Whenever James Cameron released Terminator 2: Judgment Day back in 1991, it completely changed the landscape of action/adventures, creating nearly insurmountable stakes that challenged viewers. This film, more so than WWII, instilled in me a fear of nuclear weapons, and made most other action franchises look like fluff pieces in comparison. (You are definitely way too old for this shit, Murtaugh.) Twenty-two years later, the movie still sits on its own pedestal, both in terms of Cameron films and in the Terminator franchise, and revisiting it is still a rewarding journey. But traveling back to the locations used in the film is not nearly as rewarding, as almost all of them have been either built over or removed altogether.
The fan site James Cameron Online visited many of the key locations in the film, plus plenty of others, and presented fans with a side-by-side comparison of how things have changed in the years since Cameron filmed there. I guess we can blame all these changes on urban sprawl or whatever, but I’d prefer to believe that bastard T-1000 was in on it.
We’ll be taking this short tour in order of the film’s events, so first up we have the big truck parking lot where Arnold Schwarzenegger’s hero first appeared in the buff, which has apparently turned into grass and houses. That’s followed by the biker bar where T-800 got a lot of people staring at his dong before he threw a guy on top of a cook’s hot grill.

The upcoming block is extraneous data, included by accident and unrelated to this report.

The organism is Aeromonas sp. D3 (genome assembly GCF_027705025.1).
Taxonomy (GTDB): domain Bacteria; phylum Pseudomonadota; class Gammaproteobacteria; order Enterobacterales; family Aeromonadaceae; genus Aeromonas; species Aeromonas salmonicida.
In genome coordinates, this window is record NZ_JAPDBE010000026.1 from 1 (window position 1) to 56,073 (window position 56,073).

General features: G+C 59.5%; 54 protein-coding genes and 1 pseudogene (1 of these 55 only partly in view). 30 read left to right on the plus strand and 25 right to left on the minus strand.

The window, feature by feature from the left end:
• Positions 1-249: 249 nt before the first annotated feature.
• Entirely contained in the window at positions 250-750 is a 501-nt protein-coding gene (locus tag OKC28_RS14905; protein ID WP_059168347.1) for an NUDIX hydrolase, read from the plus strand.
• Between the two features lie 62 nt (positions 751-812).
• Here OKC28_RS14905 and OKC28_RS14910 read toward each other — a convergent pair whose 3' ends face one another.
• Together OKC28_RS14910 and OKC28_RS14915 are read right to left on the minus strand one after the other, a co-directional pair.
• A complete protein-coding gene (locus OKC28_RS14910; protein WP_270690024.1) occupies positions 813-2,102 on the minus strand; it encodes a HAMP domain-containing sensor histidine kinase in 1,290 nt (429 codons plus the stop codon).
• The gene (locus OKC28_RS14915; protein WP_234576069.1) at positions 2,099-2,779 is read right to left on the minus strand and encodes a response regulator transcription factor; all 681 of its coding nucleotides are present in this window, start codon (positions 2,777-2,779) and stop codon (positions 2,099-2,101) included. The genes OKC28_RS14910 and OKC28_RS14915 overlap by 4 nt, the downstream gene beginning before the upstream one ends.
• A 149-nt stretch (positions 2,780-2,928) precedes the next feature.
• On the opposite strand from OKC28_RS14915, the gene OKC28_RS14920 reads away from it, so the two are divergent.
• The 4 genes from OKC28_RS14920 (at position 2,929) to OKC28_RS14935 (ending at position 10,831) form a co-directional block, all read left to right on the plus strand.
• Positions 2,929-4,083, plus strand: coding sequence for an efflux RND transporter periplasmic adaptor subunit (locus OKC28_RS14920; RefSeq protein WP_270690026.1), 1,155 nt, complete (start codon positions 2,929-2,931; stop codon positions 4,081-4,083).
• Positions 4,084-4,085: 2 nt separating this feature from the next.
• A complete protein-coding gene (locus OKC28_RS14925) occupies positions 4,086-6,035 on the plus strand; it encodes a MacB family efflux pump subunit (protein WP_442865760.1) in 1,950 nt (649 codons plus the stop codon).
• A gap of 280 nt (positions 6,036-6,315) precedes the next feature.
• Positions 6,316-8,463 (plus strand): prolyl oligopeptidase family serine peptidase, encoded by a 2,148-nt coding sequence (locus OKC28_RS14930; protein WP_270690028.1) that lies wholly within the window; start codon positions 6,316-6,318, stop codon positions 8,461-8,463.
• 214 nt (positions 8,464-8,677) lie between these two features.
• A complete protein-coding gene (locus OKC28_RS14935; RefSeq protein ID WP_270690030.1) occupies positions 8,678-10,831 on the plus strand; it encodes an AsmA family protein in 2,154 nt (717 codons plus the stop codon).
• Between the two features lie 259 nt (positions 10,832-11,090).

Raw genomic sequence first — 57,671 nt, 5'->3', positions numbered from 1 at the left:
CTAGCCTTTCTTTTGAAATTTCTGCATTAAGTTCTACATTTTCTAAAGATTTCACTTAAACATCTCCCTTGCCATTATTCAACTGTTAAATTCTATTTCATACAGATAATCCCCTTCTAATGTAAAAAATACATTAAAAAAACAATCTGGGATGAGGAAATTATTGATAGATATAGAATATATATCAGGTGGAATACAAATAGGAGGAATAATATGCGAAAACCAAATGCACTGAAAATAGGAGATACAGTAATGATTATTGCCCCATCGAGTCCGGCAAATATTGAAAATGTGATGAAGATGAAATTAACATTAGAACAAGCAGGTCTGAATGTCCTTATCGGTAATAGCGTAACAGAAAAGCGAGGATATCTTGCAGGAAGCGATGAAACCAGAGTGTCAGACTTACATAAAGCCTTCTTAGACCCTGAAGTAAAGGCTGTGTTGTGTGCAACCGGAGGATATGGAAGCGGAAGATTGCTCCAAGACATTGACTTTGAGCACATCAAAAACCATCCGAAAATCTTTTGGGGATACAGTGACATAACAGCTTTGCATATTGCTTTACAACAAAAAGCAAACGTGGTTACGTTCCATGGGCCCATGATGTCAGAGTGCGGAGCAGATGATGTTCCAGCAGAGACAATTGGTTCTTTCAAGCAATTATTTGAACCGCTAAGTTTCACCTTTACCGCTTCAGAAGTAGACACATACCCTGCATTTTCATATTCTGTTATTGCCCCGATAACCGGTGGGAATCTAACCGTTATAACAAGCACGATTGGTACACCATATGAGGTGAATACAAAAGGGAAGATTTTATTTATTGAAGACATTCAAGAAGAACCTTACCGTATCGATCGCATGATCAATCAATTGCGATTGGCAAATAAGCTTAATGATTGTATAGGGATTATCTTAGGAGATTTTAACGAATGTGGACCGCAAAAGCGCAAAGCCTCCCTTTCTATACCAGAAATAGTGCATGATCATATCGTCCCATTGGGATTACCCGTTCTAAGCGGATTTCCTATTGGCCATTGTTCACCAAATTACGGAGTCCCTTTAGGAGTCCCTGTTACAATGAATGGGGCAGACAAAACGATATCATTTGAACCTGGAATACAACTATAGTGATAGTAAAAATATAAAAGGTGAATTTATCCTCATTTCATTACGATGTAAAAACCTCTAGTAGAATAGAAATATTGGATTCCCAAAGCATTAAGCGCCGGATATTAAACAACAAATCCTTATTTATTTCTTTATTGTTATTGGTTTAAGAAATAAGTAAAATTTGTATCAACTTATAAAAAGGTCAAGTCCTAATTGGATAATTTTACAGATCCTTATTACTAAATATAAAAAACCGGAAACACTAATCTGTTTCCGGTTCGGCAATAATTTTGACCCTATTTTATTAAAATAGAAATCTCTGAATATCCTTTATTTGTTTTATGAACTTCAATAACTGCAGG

And now we’ve got John Connor’s foster parents’ house, where T-1000 memorably put a blade through the back of that asshole dad’s throat and milk carton. Not a lot of different going on here, minus a bit of renovating. Then we have the Pescadero building where Sarah Connor was being imprisoned. This place has seen quite a bit of an adjustment, and is one of probably only a few places on Earth where a parking lot was removed in order to plant trees and grass. Well done.
Here are a few random shots. The first is of the drainage canal where the first huge chase scene takes place, and boy, those don’t change much. Then we have old Cactus Jack’s, which has seen better days. And finally, there’s Sarah’s nuclear nightmare, which takes place just beyond a playground with the skyline in the background. At least the skyline is still there.
Sure, there are a lot more locations in the film that are shown on the site, but many of them are of roads and parking garages and the like. Where will the fifth Terminator film take place? Here’s a little thinking music for you.